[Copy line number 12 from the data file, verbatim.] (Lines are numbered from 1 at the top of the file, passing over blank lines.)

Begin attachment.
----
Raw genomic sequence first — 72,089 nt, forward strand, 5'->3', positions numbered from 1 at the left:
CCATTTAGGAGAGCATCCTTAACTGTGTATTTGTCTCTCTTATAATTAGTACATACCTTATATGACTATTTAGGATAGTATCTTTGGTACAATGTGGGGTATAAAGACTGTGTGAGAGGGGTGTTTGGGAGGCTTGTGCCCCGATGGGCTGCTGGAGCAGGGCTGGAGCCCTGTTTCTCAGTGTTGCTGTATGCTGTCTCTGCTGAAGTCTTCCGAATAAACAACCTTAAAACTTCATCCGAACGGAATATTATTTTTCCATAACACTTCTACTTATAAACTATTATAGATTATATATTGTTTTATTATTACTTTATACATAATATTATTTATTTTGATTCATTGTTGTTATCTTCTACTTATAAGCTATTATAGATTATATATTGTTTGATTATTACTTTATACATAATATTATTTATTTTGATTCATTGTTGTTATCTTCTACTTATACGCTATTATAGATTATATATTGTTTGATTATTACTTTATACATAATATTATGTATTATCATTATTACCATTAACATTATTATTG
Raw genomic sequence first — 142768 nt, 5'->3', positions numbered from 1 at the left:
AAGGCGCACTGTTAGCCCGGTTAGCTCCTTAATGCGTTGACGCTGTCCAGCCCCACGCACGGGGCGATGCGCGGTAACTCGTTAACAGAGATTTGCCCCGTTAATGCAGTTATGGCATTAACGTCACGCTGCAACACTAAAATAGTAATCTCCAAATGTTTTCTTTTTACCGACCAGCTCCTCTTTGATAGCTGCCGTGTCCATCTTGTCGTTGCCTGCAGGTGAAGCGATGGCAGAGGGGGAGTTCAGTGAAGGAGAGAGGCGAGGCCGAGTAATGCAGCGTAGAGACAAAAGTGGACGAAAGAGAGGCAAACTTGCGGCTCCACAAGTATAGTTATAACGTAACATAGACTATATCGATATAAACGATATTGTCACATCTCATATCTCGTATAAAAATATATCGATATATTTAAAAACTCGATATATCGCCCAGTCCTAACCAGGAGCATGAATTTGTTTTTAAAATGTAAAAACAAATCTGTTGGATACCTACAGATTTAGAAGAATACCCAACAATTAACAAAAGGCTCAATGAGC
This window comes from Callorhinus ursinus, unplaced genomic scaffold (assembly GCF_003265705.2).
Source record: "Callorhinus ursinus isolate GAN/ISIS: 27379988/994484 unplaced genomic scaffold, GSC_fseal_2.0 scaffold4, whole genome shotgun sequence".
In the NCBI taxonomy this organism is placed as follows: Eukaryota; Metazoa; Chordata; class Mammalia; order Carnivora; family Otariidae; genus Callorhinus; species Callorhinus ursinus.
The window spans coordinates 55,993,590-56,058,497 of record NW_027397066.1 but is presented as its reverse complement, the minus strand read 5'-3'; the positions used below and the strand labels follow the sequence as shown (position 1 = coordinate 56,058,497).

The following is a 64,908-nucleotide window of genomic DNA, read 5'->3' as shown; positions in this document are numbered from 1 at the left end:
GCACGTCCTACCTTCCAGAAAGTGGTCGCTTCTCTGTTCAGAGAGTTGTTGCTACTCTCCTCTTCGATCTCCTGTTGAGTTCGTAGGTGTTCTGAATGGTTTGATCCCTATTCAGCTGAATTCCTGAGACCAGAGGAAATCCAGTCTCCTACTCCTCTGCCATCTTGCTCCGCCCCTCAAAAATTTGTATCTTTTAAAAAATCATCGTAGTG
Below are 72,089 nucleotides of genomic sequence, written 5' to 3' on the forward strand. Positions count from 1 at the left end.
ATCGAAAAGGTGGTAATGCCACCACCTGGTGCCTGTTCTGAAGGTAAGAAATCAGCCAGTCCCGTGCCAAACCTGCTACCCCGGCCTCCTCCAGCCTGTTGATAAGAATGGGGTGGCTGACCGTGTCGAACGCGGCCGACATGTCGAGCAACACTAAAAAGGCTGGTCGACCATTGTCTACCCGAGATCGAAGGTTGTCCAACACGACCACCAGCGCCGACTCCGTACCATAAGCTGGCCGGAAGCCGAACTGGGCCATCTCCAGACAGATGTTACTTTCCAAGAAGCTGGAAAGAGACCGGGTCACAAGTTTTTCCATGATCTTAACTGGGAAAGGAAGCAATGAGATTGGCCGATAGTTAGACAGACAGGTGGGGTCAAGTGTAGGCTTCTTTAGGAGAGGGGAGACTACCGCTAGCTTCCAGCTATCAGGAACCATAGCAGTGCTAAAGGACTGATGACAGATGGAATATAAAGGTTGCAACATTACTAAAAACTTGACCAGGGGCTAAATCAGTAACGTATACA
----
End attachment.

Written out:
ATCGAAAAGGTGGTAATGCCACCACCTGGTGCCTGTTCTGAAGGTAAGAAATCAGCCAGTCCCGTGCCAAACCTGCTACCCCGGCCTCCTCCAGCCTGTTGATAAGAATGGGGTGGCTGACCGTGTCGAACGCGGCCGACATGTCGAGCAACACTAAAAAGGCTGGTCGACCATTGTCTACCCGAGATCGAAGGTTGTCCAACACGACCACCAGCGCCGACTCCGTACCATAAGCTGGCCGGAAGCCGAACTGGGCCATCTCCAGACAGATGTTACTTTCCAAGAAGCTGGAAAGAGACCGGGTCACAAGTTTTTCCATGATCTTAACTGGGAAAGGAAGCAATGAGATTGGCCGATAGTTAGACAGACAGGTGGGGTCAAGTGTAGGCTTCTTTAGGAGAGGGGAGACTACCGCTAGCTTCCAGCTATCAGGAACCATAGCAGTGCTAAAGGACTGATGACAGATGGAATATAAAGGTTGCAACATTACTAAAAACTTGACCAGGGGCTAAATCAGTAACGTATACA